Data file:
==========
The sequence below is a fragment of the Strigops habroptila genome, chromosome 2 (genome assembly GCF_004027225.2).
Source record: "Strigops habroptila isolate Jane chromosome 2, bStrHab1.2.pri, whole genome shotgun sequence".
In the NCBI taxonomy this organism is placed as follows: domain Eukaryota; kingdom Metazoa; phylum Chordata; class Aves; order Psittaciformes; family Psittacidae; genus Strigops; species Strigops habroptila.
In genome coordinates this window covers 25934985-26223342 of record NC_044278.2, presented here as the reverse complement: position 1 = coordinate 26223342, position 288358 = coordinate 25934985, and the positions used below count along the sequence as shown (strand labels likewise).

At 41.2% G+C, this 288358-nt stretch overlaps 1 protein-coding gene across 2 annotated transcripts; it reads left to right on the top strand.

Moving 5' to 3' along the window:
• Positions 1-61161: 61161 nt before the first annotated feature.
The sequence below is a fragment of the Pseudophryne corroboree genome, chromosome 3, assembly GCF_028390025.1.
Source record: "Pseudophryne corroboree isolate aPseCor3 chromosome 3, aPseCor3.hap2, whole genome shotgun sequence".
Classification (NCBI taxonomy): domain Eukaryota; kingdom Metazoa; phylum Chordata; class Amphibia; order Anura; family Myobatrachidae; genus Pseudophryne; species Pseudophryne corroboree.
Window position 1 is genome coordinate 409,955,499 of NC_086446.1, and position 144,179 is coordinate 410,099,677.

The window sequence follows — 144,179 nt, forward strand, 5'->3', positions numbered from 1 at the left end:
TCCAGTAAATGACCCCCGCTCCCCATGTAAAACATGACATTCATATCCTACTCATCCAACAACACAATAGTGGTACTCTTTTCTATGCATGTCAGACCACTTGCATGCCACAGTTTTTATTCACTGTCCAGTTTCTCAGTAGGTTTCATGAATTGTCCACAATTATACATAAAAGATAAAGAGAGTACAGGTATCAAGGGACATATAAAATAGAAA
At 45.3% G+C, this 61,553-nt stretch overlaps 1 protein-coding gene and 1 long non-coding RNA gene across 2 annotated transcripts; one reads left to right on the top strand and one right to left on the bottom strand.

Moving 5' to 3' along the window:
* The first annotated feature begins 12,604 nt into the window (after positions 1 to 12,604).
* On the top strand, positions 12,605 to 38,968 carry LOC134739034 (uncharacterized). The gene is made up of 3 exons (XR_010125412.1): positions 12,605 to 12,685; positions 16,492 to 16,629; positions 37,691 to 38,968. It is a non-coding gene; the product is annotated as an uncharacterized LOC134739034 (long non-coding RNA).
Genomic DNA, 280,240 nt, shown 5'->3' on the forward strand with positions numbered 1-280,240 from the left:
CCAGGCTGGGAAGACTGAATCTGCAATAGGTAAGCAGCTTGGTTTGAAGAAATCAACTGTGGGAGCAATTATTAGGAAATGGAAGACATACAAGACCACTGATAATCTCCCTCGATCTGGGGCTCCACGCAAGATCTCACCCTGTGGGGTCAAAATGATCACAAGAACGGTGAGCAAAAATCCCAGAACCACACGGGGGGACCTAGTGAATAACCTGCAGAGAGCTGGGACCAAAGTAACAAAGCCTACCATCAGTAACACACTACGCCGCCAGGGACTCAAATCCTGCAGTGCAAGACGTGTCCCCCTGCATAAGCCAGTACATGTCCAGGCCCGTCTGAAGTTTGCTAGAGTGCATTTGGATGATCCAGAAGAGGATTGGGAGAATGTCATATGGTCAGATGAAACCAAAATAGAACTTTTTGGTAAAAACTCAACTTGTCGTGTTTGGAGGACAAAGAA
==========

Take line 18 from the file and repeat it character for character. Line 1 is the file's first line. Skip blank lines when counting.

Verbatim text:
Genomic DNA, 280,240 nt, shown 5'->3' on the forward strand with positions numbered 1-280,240 from the left: